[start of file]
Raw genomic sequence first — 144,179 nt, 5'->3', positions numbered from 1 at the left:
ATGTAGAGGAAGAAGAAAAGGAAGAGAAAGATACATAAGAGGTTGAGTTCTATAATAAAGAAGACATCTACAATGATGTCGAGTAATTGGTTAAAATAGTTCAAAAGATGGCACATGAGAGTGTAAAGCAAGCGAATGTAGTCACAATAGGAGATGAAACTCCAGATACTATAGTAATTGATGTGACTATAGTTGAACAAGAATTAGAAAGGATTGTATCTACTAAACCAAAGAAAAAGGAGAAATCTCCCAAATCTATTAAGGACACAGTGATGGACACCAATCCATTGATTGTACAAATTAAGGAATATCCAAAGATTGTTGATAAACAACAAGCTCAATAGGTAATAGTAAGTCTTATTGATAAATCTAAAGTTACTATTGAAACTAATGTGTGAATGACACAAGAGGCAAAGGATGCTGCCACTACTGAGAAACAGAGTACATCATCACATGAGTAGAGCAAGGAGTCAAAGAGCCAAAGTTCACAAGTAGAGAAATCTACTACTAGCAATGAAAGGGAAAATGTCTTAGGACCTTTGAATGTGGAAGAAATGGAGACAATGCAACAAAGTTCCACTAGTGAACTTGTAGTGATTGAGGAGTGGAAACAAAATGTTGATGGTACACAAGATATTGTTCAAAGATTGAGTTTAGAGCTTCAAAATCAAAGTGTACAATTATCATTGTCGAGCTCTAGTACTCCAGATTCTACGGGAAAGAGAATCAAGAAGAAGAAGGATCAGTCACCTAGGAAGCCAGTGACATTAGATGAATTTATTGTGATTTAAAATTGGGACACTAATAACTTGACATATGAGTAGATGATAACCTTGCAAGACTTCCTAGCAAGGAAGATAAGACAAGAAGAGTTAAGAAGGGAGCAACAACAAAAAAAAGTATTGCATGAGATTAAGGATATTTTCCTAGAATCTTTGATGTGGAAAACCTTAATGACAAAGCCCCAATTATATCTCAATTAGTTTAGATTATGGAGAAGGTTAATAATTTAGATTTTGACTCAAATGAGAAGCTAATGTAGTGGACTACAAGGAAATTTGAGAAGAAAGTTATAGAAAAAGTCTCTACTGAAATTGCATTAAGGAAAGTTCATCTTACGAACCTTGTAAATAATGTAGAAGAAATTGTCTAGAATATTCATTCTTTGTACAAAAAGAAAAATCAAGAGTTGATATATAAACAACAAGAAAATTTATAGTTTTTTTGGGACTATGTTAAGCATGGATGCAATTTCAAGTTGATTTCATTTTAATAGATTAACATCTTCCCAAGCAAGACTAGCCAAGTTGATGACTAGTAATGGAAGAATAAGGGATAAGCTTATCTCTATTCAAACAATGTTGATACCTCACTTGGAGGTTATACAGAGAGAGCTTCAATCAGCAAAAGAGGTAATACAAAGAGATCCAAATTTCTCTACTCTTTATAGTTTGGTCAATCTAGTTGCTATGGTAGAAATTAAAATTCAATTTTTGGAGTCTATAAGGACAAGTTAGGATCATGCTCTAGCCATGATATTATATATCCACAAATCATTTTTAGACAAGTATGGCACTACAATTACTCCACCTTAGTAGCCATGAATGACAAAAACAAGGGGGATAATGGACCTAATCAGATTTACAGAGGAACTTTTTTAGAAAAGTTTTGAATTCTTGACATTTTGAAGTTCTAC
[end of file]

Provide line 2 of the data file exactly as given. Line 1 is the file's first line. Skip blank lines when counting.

ATGTAGAGGAAGAAGAAAAGGAAGAGAAAGATACATAAGAGGTTGAGTTCTATAATAAAGAAGACATCTACAATGATGTCGAGTAATTGGTTAAAATAGTTCAAAAGATGGCACATGAGAGTGTAAAGCAAGCGAATGTAGTCACAATAGGAGATGAAACTCCAGATACTATAGTAATTGATGTGACTATAGTTGAACAAGAATTAGAAAGGATTGTATCTACTAAACCAAAGAAAAAGGAGAAATCTCCCAAATCTATTAAGGACACAGTGATGGACACCAATCCATTGATTGTACAAATTAAGGAATATCCAAAGATTGTTGATAAACAACAAGCTCAATAGGTAATAGTAAGTCTTATTGATAAATCTAAAGTTACTATTGAAACTAATGTGTGAATGACACAAGAGGCAAAGGATGCTGCCACTACTGAGAAACAGAGTACATCATCACATGAGTAGAGCAAGGAGTCAAAGAGCCAAAGTTCACAAGTAGAGAAATCTACTACTAGCAATGAAAGGGAAAATGTCTTAGGACCTTTGAATGTGGAAGAAATGGAGACAATGCAACAAAGTTCCACTAGTGAACTTGTAGTGATTGAGGAGTGGAAACAAAATGTTGATGGTACACAAGATATTGTTCAAAGATTGAGTTTAGAGCTTCAAAATCAAAGTGTACAATTATCATTGTCGAGCTCTAGTACTCCAGATTCTACGGGAAAGAGAATCAAGAAGAAGAAGGATCAGTCACCTAGGAAGCCAGTGACATTAGATGAATTTATTGTGATTTAAAATTGGGACACTAATAACTTGACATATGAGTAGATGATAACCTTGCAAGACTTCCTAGCAAGGAAGATAAGACAAGAAGAGTTAAGAAGGGAGCAACAACAAAAAAAAGTATTGCATGAGATTAAGGATATTTTCCTAGAATCTTTGATGTGGAAAACCTTAATGACAAAGCCCCAATTATATCTCAATTAGTTTAGATTATGGAGAAGGTTAATAATTTAGATTTTGACTCAAATGAGAAGCTAATGTAGTGGACTACAAGGAAATTTGAGAAGAAAGTTATAGAAAAAGTCTCTACTGAAATTGCATTAAGGAAAGTTCATCTTACGAACCTTGTAAATAATGTAGAAGAAATTGTCTAGAATATTCATTCTTTGTACAAAAAGAAAAATCAAGAGTTGATATATAAACAACAAGAAAATTTATAGTTTTTTTGGGACTATGTTAAGCATGGATGCAATTTCAAGTTGATTTCATTTTAATAGATTAACATCTTCCCAAGCAAGACTAGCCAAGTTGATGACTAGTAATGGAAGAATAAGGGATAAGCTTATCTCTATTCAAACAATGTTGATACCTCACTTGGAGGTTATACAGAGAGAGCTTCAATCAGCAAAAGAGGTAATACAAAGAGATCCAAATTTCTCTACTCTTTATAGTTTGGTCAATCTAGTTGCTATGGTAGAAATTAAAATTCAATTTTTGGAGTCTATAAGGACAAGTTAGGATCATGCTCTAGCCATGATATTATATATCCACAAATCATTTTTAGACAAGTATGGCACTACAATTACTCCACCTTAGTAGCCATGAATGACAAAAACAAGGGGGATAATGGACCTAATCAGATTTACAGAGGAACTTTTTTAGAAAAGTTTTGAATTCTTGACATTTTGAAGTTCTAC